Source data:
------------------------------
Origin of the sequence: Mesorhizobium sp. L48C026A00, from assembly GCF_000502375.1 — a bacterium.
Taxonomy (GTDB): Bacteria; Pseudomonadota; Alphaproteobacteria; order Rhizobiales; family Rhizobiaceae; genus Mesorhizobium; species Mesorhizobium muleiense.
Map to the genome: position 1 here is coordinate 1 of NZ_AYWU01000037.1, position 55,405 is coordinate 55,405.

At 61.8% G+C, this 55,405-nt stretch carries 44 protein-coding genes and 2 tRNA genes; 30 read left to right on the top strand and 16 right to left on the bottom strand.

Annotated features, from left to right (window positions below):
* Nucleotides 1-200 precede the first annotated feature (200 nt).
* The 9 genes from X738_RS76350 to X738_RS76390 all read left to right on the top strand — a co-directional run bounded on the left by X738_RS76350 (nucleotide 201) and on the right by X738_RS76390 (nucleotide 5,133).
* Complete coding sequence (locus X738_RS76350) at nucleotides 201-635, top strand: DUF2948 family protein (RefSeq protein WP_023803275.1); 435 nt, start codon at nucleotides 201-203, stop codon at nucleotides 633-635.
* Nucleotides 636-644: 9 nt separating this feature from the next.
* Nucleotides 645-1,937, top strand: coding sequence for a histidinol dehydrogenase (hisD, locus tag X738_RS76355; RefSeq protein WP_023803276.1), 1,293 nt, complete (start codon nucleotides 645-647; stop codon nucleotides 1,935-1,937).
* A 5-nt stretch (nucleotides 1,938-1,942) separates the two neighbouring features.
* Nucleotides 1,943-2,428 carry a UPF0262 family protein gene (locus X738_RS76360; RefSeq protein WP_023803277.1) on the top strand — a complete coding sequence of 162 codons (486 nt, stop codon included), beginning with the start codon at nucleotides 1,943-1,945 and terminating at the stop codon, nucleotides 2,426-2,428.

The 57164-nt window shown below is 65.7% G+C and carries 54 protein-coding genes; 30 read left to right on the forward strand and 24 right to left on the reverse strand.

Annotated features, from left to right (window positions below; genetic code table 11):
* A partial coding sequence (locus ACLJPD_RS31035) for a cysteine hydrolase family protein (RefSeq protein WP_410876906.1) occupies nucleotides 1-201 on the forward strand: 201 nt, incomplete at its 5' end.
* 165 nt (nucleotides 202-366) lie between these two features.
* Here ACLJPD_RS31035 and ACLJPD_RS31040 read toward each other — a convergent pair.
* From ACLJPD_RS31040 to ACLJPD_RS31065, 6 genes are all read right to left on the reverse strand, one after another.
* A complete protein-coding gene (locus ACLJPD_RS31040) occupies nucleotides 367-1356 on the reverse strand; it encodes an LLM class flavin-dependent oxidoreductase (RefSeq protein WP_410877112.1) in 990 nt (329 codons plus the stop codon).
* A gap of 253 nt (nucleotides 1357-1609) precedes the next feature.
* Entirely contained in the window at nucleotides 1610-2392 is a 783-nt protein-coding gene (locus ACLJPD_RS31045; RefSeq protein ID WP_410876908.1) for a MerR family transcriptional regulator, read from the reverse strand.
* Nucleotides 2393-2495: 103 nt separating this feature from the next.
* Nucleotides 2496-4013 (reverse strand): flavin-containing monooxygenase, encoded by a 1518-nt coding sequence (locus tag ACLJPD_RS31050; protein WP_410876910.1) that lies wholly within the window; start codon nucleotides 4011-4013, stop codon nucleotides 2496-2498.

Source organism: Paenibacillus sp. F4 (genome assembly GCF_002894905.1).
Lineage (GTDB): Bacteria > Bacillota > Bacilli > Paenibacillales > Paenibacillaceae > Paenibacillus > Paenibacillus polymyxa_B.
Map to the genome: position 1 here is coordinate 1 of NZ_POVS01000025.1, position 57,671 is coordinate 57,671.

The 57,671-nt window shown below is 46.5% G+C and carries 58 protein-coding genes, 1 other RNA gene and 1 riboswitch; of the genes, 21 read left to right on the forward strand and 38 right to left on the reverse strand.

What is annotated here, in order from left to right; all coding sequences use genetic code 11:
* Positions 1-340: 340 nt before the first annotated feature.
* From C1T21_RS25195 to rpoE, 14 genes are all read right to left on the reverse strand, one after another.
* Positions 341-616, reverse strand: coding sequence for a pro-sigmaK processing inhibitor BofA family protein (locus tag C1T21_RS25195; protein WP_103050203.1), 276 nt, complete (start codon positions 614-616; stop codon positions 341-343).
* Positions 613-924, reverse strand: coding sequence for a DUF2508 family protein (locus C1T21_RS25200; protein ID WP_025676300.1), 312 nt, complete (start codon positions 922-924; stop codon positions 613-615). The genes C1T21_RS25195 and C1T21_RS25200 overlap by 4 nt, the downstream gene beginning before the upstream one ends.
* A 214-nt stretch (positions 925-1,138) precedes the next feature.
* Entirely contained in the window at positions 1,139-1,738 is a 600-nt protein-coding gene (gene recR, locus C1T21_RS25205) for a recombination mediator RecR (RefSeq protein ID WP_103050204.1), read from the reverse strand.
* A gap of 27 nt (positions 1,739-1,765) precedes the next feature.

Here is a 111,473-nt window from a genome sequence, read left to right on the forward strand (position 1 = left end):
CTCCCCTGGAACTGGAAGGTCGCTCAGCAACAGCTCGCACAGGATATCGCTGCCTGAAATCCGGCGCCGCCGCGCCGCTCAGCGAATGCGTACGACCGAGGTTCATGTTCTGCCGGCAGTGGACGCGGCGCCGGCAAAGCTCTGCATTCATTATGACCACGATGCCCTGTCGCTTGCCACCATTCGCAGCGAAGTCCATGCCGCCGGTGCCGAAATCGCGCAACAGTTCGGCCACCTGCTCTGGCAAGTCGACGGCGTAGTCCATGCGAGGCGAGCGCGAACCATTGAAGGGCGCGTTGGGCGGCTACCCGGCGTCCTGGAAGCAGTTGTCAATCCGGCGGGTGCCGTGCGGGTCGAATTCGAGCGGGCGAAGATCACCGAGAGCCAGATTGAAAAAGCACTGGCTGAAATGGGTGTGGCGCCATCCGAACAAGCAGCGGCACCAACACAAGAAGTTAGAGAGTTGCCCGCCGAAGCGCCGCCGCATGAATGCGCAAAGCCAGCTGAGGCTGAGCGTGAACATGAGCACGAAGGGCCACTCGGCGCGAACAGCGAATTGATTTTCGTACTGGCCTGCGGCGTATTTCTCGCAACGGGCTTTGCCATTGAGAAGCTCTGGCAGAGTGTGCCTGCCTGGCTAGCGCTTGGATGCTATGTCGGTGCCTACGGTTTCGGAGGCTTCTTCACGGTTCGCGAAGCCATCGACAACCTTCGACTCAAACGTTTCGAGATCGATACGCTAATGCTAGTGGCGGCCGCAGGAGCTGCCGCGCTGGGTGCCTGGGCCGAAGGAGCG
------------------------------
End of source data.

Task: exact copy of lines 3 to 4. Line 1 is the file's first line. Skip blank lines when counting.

Map to the genome: position 1 here is coordinate 1 of NZ_AYWU01000037.1, position 55,405 is coordinate 55,405.

At 61.8% G+C, this 55,405-nt stretch carries 44 protein-coding genes and 2 tRNA genes; 30 read left to right on the top strand and 16 right to left on the bottom strand.